Mountain ranges create phenomena known as rain shadows, basically the side of the mountain range that looks toward or against the predominate wind direction is frequently very fertile, and receives a lot of rainfall, while the other side of the mountain range experiences a reduction in the amount of rainfall. This can be easily noted along the Rocky Mountains. In many places on the oceanic side of the Rocky Mountains lies a particular biome known as a temperate rain forest (ie British Columbia) or at least a fertile forested area (ie Northern California, Oregon). While on the other side of the mountain range lies a desert, (ie Nevada, Southern Alberta).

Basically as the rains storms are pushed up the mountain range by the wind, the begin to condense as they reach higher, colder regions of the atmosphere. This causes the rain to occur almost completely on one side of the mountain range, causing the other side to become a desert.

I believe, that if we ever see what is on the other side of that Monquistan mountain range, we will find a rather lush jungle or rain forest possibly inhabited by gorillas and orangutans.

Admiral
Jun 02, 2013
1246
dont ruin it im still in mooshu

Pirate Overlord
Mar 10, 2009
6079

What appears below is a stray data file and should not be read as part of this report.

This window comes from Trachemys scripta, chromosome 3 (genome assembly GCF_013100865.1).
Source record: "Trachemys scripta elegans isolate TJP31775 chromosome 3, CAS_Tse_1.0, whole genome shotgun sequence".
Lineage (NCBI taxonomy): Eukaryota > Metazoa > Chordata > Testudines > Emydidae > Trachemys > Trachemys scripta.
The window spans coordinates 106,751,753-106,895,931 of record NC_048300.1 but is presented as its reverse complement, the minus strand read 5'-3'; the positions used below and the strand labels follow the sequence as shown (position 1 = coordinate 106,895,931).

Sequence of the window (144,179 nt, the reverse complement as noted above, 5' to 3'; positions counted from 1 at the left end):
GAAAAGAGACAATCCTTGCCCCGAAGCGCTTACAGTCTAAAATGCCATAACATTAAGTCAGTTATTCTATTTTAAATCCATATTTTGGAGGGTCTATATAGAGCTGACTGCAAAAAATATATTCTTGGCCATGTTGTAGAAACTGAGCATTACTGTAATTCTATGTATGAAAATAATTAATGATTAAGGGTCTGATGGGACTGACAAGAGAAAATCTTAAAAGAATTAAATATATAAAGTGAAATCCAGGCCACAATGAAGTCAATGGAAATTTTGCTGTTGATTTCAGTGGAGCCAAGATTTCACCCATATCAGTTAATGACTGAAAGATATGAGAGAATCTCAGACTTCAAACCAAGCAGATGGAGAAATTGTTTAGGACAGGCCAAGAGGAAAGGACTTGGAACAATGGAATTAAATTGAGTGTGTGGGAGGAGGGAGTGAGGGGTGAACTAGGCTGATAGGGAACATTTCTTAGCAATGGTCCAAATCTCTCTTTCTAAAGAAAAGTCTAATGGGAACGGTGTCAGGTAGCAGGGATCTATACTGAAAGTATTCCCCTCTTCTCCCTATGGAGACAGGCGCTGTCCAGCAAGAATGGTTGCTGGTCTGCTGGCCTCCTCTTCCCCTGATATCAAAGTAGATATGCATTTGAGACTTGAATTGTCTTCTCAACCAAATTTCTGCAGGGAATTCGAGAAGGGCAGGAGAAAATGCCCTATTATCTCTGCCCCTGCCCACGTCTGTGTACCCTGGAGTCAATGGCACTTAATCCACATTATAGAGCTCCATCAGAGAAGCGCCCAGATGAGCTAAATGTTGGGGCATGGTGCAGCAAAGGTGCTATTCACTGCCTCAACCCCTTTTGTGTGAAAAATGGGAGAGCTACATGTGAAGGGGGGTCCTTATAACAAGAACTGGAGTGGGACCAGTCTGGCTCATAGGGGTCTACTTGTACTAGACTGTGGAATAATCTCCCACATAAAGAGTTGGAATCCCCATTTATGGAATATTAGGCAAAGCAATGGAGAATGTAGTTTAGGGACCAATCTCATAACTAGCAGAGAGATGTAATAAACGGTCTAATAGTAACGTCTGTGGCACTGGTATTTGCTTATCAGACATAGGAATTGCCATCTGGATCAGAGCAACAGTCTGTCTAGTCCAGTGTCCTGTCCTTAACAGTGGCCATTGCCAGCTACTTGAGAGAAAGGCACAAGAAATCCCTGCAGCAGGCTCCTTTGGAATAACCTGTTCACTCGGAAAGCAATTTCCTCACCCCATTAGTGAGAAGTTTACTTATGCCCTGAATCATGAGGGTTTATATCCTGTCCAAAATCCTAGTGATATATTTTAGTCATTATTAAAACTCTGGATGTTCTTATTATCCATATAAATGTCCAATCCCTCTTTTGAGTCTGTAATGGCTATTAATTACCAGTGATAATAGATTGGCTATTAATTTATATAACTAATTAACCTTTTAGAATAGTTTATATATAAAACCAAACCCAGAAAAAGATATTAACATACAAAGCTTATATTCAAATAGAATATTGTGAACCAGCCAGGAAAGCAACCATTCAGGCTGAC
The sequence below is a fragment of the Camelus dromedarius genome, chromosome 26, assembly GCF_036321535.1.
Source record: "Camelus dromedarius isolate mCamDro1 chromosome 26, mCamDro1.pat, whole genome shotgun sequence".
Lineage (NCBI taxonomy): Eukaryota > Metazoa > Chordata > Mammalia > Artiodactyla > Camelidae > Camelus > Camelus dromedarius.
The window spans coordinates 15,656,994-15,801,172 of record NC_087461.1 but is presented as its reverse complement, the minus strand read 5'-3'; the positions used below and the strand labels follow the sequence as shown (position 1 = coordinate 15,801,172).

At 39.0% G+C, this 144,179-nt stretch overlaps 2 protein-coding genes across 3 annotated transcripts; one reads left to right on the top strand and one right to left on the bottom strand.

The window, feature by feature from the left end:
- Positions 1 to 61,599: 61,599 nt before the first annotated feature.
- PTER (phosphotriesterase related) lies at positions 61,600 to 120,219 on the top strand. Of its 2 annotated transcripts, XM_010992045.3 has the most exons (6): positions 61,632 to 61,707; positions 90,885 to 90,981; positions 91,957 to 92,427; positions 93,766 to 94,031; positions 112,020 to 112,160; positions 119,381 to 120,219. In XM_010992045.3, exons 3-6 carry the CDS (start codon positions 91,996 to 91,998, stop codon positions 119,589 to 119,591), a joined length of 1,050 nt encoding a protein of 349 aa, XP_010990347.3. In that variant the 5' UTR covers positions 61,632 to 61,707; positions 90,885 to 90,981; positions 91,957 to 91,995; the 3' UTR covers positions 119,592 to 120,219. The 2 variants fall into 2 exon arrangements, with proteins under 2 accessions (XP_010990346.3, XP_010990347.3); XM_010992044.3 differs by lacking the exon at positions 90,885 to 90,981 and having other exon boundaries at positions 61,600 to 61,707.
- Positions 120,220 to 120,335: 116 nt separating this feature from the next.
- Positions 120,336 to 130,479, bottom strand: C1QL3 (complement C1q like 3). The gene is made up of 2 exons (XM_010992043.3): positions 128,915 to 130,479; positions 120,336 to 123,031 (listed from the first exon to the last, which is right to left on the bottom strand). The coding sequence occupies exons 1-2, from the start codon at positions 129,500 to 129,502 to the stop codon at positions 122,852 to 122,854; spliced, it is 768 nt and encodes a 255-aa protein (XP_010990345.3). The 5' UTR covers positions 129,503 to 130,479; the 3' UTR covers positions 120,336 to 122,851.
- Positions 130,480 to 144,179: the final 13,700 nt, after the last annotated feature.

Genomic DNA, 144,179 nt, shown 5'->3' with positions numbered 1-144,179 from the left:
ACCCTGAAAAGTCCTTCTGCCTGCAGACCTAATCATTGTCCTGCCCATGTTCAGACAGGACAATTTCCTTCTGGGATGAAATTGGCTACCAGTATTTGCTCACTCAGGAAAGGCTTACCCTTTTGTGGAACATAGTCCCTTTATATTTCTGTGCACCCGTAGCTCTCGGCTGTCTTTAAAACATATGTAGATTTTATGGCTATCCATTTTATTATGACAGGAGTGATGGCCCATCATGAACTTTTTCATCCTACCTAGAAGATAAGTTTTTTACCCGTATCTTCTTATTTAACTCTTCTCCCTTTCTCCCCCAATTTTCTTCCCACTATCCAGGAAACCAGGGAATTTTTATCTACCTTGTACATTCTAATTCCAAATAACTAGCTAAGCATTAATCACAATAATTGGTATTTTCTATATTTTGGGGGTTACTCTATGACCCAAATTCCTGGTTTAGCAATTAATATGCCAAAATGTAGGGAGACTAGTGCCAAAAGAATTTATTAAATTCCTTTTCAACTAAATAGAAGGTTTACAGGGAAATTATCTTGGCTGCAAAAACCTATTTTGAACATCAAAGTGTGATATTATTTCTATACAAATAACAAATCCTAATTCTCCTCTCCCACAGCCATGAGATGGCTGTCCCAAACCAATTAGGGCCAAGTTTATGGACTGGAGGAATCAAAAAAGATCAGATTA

CdeWinter on May 3, 2014 wrote:
I see it as a case of desertification (man, scientists have fun creating new words), or simply the process by which a normally wet, humid area becomes a desert. If I remember correctly, the region we currently visit in Monquista is bordered by tall mountains.

Mountain ranges create phenomena known as rain shadows, basically the side of the mountain range that looks toward or against the predominate wind direction is frequently very fertile, and receives a lot of rainfall, while the other side of the mountain range experiences a reduction in the amount of rainfall. This can be easily noted along the Rocky Mountains. In many places on the oceanic side of the Rocky Mountains lies a particular biome known as a temperate rain forest (ie British Columbia) or at least a fertile forested area (ie Northern California, Oregon). While on the other side of the mountain range lies a desert, (ie Nevada, Southern Alberta).

Basically as the rains storms are pushed up the mountain range by the wind, the begin to condense as they reach higher, colder regions of the atmosphere. This causes the rain to occur almost completely on one side of the mountain range, causing the other side to become a desert.

I believe, that if we ever see what is on the other side of that Monquistan mountain range, we will find a rather lush jungle or rain forest possibly inhabited by gorillas and orangutans.
Great teaching of facts and very picturesque. I just love it when you Professors share your amazing knowledge with us. Thank you for enriching my mind once more.

Commodore
Sep 20, 2009
814
Chrissy Th'Blesser on May 4, 2014 wrote:
Great teaching of facts and very picturesque. I just love it when you Professors share your amazing knowledge with us. Thank you for enriching my mind once more.
Thanks Chrissy, but you know, I'm not actually a professor, just a "master" but really, Master of Science does sound better to me than Doctor of Philosophy.